Conversion Question: Direct Drive

by David
(Long Beach, Ca)

LA Freeway Commute

LA Freeway Commute

It seems direct drive is the trend from the factory sponsored concepts. Can this be done by the do-it-yourselfer on a budget? In-wheel motors are out of my budget but what about a 2 motor, rear wheel drive set up...will this get me up to speed on a LA freeway commute?

Hi there, David -

I'm gonna go out on a limb here and say that it's probably less a matter of budget than expertise. Most brand new, wet-behind-the-ears electric car converters are lucky to get their ONE series-wound DC motor installed correctly, using the manual transmission Chevrolet so thoughtfully provided.

You, on the other hand, have a whole different plan. It's not a half-bad notion you've got, either, considering the performance you've got to get out of it to keep you from being EATEN by the Hummers on the LA freeway system.

Randy at Canadian Electric Vehicles told me that direct drive is not as simple as it sounds, but it's a good thing - once it's done. He says it's common for OEM electric cars and sometimes high-end AC conversions, but most converters keep their original transmissions.

Unless you're frequently mistaken for an electrical engineer, I'd steer clear of a complicated first project. You run the risk of winding up with a Project. You know, the kind that fills the garage with miscellaneous parts and never quite gets on the road?

Tell you what I'd do: I'd go see the good Reverend Gadget at Left Coast Electric (I think he's in Culver City?) and chat with him about your ideas.

Good luck!

Regards,
Lynne

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direct drive pickup conversion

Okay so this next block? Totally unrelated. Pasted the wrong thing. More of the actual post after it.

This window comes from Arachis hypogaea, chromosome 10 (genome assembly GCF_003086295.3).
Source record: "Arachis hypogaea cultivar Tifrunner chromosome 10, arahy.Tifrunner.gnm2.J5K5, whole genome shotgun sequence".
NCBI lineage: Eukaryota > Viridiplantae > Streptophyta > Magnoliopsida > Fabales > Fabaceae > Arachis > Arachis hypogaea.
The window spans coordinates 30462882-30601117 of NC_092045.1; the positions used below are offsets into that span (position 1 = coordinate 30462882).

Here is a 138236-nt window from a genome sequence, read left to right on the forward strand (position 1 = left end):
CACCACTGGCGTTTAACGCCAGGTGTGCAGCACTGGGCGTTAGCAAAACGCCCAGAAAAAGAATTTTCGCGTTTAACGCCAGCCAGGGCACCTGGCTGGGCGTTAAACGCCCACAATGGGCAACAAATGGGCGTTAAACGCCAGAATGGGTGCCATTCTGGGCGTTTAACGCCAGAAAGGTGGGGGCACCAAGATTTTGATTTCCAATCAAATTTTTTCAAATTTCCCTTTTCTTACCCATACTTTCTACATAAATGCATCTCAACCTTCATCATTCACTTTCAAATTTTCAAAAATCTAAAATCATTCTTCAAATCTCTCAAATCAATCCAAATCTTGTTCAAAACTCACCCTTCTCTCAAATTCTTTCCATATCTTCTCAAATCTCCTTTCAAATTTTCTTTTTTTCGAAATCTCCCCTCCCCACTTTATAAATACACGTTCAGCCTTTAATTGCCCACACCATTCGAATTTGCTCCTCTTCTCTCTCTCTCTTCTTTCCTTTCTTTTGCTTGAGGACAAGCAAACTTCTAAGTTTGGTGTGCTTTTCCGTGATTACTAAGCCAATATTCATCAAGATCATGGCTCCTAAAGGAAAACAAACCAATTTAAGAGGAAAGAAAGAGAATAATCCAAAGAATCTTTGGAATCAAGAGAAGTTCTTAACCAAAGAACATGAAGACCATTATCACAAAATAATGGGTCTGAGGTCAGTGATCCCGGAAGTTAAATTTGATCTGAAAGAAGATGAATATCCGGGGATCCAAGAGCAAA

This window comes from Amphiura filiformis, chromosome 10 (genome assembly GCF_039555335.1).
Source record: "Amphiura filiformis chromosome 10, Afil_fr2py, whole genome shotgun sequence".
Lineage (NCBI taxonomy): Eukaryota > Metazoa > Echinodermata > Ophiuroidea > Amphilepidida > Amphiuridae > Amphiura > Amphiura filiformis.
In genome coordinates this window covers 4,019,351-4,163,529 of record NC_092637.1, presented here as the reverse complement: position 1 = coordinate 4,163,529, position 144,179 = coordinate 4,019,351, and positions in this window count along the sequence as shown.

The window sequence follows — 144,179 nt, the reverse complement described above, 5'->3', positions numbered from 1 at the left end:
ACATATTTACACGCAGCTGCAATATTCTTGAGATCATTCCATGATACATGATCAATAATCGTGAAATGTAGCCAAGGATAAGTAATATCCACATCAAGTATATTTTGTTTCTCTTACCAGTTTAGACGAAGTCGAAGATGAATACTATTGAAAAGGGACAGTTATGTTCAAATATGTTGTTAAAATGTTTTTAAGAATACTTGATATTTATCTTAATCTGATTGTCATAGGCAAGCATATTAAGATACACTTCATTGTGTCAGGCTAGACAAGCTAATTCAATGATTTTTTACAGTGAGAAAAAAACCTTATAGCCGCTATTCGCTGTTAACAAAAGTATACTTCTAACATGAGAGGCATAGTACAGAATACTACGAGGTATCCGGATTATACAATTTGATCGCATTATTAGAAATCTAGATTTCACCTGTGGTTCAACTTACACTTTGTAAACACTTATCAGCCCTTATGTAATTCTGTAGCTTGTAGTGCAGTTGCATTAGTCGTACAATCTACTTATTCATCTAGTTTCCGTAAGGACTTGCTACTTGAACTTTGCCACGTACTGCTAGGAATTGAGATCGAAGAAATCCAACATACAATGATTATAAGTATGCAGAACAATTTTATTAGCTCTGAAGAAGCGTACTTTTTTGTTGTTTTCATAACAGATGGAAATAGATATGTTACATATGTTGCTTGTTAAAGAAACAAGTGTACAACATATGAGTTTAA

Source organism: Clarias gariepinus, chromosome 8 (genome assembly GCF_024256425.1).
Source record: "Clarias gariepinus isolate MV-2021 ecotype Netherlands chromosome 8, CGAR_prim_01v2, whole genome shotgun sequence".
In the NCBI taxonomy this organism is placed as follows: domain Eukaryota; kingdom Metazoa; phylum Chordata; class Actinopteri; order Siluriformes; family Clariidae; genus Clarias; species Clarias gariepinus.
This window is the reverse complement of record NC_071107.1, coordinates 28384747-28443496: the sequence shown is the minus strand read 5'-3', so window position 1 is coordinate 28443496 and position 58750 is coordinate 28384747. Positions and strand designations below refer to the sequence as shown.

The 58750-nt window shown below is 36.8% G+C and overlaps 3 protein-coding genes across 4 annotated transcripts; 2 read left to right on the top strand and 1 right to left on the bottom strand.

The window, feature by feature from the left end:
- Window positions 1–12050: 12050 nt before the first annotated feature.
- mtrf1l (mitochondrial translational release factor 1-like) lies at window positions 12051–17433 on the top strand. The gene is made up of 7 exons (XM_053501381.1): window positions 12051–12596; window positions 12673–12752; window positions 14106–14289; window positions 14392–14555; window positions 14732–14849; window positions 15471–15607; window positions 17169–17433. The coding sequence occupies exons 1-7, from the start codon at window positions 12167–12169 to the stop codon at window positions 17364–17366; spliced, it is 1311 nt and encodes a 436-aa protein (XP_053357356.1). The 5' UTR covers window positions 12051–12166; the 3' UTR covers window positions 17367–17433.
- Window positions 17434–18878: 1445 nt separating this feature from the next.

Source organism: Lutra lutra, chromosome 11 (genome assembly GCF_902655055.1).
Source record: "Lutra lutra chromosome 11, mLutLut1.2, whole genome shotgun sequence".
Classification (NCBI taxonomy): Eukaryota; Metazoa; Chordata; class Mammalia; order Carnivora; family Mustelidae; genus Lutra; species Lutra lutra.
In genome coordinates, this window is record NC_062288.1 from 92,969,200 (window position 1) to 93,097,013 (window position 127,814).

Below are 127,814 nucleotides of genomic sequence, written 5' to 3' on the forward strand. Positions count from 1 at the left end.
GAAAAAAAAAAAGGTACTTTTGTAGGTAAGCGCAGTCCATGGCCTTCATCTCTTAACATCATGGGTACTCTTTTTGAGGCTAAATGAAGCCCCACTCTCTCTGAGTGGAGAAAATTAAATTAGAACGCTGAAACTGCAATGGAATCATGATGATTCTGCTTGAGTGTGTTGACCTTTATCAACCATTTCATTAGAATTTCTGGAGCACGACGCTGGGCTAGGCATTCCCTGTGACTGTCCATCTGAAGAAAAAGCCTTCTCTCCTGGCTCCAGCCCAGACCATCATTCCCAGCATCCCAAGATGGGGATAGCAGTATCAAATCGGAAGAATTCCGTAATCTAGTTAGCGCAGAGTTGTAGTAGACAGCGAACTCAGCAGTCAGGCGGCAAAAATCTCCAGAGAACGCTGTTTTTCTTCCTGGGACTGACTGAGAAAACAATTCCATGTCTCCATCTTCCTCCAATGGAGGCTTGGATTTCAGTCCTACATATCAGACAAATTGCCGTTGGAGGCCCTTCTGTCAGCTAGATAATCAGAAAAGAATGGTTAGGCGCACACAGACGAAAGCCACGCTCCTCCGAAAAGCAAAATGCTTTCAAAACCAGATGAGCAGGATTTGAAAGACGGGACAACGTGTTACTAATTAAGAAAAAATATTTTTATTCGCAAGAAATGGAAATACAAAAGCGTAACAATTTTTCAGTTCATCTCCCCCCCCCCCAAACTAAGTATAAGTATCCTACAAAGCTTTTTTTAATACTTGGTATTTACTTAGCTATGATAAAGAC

by: KGround

This is going to be more of a mechanical issue than an electrical one. It definitely CAN be done.
http://falconlabs.com/ELECCAR/eleccar.htm
This car uses one DC motor direct drive to the rear axle (no transmission). it is a bit sluggish starting from zero speed, but is drivable in flat country and cruises well on the freeway. A higher capacity controller would solve all sluggish starting problems, at the expense of shorter cruising range in proportion to the extra amps you use each time you start.

The real problem with direct drive is mounting and connecting the motors. You might look for a vehicle with IRS and 'halfshafts'. Jaguar XK and Datsun 510 sedan are two cars that come to mind. In these cars there is not a solid differential that is a key part of the suspension. Instead the differential sits in the middle and is connected to the wheels by the 'half-shafts'. remove the differential, connect motors the same place as the half shafts went, and you have two motors independently driving the two back wheels. This will be a MAJOR mechanical undertaking -- at least as complex as building your own motor-to-transmission adaptor plate -- and should not be considered unless you have good machine shop and steel fabrication facilities backing you up, but it definitely can be done.

There is a Black and Decker DC motor which is popular in electrathon projects that has a nice configuration (large diameter for torque and short to fit two of them back to back), but I am not sure if they would be strong enough for a full size car, or if they are even available. I think it is called Etek .... Here is a link to information - you will need to look carefully to see if this motor meets your requirements.
http://www.thunderstruck-ev.com/etek-r.htm

And one more comment -- be sure to look at motor speed -- if you are direct driving the wheels your motor needs to turn more slowly than it would if you are going to use the transmission and/or differential like in a normal car. Make sure you have enough torque for a decent start and then enough maximum RPM to give you the top speed you want.

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